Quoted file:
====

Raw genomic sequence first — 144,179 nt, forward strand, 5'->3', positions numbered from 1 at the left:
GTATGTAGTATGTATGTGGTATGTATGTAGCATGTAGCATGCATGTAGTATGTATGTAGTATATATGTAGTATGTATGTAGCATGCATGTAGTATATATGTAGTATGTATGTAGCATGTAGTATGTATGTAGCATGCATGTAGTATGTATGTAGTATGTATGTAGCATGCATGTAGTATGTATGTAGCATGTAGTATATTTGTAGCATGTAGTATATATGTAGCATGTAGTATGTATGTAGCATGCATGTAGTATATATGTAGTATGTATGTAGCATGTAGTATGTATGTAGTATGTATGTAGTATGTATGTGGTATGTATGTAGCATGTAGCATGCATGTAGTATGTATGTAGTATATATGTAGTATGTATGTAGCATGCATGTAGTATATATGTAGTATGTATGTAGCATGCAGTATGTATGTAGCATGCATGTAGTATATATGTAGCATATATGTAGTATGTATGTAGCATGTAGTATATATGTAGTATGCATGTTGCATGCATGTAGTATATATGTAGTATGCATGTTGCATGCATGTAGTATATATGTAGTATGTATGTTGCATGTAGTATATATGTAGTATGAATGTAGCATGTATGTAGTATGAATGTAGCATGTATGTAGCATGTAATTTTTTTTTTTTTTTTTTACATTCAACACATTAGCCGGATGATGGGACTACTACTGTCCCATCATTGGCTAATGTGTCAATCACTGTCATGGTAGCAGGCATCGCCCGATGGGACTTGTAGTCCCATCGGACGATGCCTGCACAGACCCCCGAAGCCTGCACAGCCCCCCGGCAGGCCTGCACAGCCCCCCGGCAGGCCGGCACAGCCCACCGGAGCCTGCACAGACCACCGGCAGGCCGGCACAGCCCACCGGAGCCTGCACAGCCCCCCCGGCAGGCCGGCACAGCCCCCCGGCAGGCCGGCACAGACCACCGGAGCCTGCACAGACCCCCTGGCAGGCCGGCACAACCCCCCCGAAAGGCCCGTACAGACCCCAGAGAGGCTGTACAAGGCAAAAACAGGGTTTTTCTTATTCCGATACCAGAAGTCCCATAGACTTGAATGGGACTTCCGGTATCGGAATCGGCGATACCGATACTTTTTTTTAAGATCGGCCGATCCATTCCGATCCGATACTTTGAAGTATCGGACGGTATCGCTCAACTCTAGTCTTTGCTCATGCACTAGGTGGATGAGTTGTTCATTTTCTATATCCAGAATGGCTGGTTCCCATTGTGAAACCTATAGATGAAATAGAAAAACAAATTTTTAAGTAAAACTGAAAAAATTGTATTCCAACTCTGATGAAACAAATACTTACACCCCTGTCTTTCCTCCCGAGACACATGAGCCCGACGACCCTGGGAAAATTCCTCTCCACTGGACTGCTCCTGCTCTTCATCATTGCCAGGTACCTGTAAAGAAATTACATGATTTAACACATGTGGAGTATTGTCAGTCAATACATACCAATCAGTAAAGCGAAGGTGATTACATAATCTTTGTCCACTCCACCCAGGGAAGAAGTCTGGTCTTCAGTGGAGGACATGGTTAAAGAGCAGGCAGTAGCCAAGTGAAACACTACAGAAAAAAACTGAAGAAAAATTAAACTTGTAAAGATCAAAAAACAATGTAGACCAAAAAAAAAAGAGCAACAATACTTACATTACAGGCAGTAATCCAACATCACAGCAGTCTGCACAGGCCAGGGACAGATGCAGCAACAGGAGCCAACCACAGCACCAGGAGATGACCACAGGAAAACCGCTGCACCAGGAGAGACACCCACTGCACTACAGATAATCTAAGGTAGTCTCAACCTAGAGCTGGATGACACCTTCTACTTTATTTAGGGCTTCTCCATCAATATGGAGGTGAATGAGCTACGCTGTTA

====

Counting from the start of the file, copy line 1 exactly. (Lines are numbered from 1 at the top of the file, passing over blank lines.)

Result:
Raw genomic sequence first — 144,179 nt, forward strand, 5'->3', positions numbered from 1 at the left: